Nguyen Van Thieu, army officer and politician: born Phan Rang, Vietnam 5 April 1923; Chief of Staff, Republic of Vietnam Armed Forces 1963-64; Deputy Premier and Minister of Defence, Republic of Vietnam 1964-65, Head of State 1965-67, President 1967-75; married 1951 Nguyen Thi Mai Anh (two sons, one daughter); died Boston, Massachusetts 29 September 2001.
The death of Nguyen Van Thieu, the former President of South Vietnam, is likely to provoke mixed feelings amongst his compatriots both at home and abroad. His demise will not be mourned in Hanoi, where he was always regarded simply as an American "puppet". But many Vietnamese who lived in the south of the country, which he presided over for 10 years from 1965, consider him to be personally responsible for the fall of Saigon. Hence, after fleeing the country on 21 April 1975, 10 days before the final Communist victory, Thieu lived quietly in exile, first in Britain and later in the United States, scarcely daring to show his face in public for fear of recriminations by those of his fellow countrymen who believe he failed them.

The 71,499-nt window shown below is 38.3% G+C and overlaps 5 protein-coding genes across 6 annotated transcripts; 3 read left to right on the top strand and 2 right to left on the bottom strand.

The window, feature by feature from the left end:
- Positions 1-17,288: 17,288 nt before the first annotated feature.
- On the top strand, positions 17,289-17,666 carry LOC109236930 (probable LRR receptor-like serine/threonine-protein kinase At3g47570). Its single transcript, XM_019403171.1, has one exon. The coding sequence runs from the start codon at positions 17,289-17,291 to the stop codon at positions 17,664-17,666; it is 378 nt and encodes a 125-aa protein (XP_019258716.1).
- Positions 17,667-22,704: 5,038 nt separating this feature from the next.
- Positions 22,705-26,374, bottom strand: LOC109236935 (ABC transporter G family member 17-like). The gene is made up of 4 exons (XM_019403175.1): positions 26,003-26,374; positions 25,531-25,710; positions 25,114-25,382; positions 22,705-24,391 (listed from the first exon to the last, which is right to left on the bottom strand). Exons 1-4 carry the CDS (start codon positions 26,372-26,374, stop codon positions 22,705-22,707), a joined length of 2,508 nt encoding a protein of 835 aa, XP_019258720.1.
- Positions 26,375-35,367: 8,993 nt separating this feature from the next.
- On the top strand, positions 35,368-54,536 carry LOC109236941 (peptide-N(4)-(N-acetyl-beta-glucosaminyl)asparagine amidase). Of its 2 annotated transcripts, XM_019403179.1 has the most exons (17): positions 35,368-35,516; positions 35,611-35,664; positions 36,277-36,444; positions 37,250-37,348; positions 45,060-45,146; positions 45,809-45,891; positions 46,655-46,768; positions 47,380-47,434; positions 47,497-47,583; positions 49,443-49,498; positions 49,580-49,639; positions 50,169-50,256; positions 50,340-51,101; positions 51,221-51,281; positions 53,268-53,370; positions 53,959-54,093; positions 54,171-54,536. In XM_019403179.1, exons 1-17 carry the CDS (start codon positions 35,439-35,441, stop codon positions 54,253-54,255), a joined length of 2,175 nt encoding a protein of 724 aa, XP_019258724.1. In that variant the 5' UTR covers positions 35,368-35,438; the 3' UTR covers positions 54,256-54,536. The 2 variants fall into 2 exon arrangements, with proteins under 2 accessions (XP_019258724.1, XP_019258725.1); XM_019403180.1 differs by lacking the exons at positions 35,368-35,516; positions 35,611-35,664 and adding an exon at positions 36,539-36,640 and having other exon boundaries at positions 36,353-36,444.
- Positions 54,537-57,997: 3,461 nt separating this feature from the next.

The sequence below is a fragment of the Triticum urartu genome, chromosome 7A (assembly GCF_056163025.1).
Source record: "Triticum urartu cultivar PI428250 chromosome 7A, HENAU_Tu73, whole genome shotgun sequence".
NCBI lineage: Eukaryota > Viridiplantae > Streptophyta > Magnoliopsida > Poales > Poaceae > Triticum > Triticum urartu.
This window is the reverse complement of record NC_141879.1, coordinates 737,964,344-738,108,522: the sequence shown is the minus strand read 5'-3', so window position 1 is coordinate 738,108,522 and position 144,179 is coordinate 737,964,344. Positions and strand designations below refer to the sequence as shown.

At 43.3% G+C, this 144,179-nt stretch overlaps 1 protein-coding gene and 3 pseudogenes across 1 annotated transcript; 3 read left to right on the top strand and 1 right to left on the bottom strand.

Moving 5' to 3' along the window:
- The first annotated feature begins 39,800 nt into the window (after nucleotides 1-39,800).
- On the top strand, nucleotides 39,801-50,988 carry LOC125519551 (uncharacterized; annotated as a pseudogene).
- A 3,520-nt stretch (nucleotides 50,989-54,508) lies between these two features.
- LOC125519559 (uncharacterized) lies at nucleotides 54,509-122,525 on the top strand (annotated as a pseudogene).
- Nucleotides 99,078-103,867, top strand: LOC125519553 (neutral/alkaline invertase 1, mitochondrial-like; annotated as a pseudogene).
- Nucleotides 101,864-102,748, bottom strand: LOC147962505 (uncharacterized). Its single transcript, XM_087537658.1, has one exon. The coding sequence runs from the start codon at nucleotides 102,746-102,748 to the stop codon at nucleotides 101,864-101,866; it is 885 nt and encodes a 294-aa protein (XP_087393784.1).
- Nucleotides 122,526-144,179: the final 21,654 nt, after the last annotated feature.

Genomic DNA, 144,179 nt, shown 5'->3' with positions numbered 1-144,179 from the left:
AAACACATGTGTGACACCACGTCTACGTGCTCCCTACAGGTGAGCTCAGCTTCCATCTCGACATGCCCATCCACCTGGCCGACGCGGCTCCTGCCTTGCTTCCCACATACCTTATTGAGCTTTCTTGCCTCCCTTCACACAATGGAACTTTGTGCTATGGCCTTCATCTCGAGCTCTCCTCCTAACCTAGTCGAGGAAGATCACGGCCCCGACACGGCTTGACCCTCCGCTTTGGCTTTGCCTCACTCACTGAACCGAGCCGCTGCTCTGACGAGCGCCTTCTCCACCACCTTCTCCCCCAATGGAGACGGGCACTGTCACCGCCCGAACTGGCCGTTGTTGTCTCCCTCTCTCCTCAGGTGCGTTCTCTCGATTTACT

Unlike many of the generals who were responsible for the fate of the Republic of Vietnam, as it was officially called, Thieu was a true southerner. He was born in 1923, in the coastal province of Ninh Binh about a hundred miles south of Saigon. It is a land of poor farmers and fishermen: a natural breeding ground for people attracted to Communist ideals. In fact Thieu himself is believed originally to have joined the Viet Minh during the late 1940s in struggling against French colonialism. But for one reason or another, he soon became disillusioned and chose the opposite path, joining the fledgling national army which was being developed under the aegis of the state of Vietnam led by the ex-Emperor Bao Dai in the hope of outflanking the Communists and eventually gaining independence from the French by a different route.
In this young army Thieu quickly rose to become an officer and by 1956 found himself appointed as head of the Military Cadet Academy in Dalat, the former French mountain resort. People who remember him there say he was still very much a country boy, lacking the manners of more sophisticated urban dwellers who aspired to become officers rather than serving in the ranks as military conscripts. But Thieu was quick to learn and hone his own ambitions. He was also helped by the fact that he married a Catholic and converted to that religion, which virtually guaranteed advancement under the presidency of the very staunch Roman Catholic Ngo Dinh Diem.